Farm biodiversity in Peru

Oct 27, 22

Farm biodiversity in Peru

When drinking cacao we like to take you all the way to where and how it grows. There are many ways to grow cacao. The cacao tree thrives when it’s part of a larger ecosystem that is diverse and full of life. It loves biodiversity.

Letting in nature and giving her space to grow creates an abundant ecosystem. Everything is connected and together the parts make it work. The cacao trees couldn’t live without the midges that pollinate their tiny flowers. These midges like to live and breed amongst banana and heliconia plants. Tall trees provide shade from the sun, like pacay, a native tree from Peru. Pacay is part of the Inga genus and fixes nitrogen from the air into the soil via its roots. Feeding other trees (like cacao!) and creating a healthy soil. In Guatemala the “madre de cacao” trees are often planted with cacao for this reason.

rich biodiversity at cacao farm blue morpho butterfly peru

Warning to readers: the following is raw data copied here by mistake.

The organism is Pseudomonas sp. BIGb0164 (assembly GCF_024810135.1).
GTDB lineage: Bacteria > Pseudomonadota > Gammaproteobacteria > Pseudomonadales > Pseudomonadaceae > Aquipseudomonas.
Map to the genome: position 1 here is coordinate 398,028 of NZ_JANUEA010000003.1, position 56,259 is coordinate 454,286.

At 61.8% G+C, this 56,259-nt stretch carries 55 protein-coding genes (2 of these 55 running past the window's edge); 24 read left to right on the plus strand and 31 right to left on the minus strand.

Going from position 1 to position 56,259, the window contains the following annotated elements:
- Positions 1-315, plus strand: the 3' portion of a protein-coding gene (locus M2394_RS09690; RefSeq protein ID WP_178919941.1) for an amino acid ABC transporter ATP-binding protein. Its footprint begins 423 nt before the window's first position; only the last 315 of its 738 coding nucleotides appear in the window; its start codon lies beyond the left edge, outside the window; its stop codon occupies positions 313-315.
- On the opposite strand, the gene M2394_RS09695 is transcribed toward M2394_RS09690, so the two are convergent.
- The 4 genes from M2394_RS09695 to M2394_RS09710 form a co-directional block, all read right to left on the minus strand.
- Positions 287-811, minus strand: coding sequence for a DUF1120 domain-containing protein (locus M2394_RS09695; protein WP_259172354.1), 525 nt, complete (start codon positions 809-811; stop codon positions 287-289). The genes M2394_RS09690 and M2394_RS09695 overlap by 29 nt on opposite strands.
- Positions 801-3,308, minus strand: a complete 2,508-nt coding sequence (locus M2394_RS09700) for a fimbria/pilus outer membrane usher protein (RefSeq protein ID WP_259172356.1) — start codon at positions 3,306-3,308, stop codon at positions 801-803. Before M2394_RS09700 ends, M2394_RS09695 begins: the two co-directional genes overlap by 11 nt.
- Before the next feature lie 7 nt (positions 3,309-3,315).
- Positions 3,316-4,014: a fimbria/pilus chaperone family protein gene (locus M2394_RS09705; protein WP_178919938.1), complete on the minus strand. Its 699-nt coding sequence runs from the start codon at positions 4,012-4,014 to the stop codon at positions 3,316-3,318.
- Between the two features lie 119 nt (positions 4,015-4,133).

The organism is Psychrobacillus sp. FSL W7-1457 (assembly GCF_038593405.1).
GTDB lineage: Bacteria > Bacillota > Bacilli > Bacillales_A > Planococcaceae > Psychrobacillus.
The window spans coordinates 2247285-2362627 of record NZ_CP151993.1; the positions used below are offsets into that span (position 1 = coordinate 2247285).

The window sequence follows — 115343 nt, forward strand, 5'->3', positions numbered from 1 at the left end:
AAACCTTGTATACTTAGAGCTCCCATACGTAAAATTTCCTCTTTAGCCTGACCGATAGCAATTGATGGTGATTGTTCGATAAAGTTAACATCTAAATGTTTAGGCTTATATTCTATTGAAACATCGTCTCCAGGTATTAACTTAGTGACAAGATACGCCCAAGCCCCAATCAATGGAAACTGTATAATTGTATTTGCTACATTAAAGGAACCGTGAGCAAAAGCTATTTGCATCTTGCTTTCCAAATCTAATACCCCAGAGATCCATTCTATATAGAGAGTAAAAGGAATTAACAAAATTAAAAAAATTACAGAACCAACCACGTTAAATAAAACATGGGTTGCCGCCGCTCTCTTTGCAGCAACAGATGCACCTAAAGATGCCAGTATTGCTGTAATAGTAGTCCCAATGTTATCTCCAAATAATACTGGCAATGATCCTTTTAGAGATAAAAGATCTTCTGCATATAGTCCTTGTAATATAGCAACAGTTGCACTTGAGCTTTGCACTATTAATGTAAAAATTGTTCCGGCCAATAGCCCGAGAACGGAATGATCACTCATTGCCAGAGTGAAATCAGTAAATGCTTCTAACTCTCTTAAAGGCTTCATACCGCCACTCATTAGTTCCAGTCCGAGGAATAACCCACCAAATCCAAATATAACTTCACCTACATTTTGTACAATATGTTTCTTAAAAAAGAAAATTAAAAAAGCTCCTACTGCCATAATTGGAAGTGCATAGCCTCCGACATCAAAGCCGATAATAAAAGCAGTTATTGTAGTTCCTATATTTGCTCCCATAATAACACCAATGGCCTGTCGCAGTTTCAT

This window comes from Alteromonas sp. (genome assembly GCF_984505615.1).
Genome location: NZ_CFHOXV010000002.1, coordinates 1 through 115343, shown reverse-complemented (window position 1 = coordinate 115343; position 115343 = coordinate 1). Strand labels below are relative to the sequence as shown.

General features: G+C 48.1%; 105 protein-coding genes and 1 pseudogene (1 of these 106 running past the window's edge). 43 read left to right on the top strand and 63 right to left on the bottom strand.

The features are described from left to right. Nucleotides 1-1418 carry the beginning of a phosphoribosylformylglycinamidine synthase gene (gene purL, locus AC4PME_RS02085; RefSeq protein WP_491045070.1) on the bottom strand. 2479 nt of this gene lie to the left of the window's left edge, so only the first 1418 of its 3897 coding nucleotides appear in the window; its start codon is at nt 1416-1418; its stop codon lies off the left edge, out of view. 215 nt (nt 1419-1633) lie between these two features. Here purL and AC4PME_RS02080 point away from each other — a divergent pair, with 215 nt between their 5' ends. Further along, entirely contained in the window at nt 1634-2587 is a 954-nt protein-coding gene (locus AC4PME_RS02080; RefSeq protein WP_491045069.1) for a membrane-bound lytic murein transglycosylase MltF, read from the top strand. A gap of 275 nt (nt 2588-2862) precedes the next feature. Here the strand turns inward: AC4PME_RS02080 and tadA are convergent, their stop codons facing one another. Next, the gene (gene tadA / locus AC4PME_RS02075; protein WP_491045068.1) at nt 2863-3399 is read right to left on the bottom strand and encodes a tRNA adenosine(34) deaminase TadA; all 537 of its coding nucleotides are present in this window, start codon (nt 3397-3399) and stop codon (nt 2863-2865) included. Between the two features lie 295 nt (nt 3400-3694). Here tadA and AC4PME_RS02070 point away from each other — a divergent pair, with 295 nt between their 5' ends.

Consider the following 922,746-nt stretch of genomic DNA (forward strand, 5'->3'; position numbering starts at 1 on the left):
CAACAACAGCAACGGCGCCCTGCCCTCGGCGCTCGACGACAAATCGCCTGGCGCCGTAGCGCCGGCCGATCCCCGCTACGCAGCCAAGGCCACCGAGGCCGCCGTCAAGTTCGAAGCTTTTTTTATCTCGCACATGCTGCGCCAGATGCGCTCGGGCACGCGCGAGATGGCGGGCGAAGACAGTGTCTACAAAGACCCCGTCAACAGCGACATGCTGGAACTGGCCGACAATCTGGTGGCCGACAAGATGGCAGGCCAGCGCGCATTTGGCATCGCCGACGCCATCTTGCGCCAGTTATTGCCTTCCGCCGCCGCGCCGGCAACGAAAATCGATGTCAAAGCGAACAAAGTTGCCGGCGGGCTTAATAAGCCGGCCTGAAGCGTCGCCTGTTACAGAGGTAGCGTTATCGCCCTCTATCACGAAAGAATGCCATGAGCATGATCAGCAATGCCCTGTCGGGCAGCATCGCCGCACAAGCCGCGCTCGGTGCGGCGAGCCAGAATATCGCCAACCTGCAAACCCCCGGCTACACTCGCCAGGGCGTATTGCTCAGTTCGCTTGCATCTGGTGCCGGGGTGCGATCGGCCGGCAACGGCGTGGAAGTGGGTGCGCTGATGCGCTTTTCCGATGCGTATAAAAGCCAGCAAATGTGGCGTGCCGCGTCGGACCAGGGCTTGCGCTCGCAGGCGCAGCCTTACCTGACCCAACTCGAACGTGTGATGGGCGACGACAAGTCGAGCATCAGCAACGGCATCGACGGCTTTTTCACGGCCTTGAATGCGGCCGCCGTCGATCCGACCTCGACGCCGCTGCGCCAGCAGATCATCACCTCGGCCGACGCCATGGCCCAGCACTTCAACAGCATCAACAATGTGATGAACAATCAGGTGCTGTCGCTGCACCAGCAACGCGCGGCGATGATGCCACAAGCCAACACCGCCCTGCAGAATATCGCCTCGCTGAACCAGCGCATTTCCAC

From the soil all the way up to the canopy, these tall trees like pacay, mango, old cacao, and many other native trees provide treetop walkways for the animals living there. Monkeys and squirrels jump from treetop to treetop, making their way through the forest. Squirrels are real cacao lovers. They like to eat the fruity flesh from the cacao pod. And they have great taste, they only pick cacao pods from the best quality trees. At Finca Paytiti in Peru, they love the squirrels. By watching which cacao trees the squirrels like best, they know which cacao seeds to use when planting new trees. A beautiful way of working with the signs of nature.

fungi growing at cacao tree


Fungi are an important part of the ecosystem too. There are many different fungi, some are unhealthy for cacao trees and others support them. On the older cacao trees, you can sometimes see very tiny white mushrooms. They live in synergy with the bark, cleaning the flower beds.

These intelligent eco-networks only work if the whole system including birds, insects, squirrels, plants, and fungi are part of it. Managing a farm in this natural way (without using chemicals, pesticides, herbicides) requires great knowledge and experience of all natural interactions. Something that is passed on for generations. The connection these people have with nature is very intimate and strong. Nature can flourish in these environments, and you can taste this quality in the food.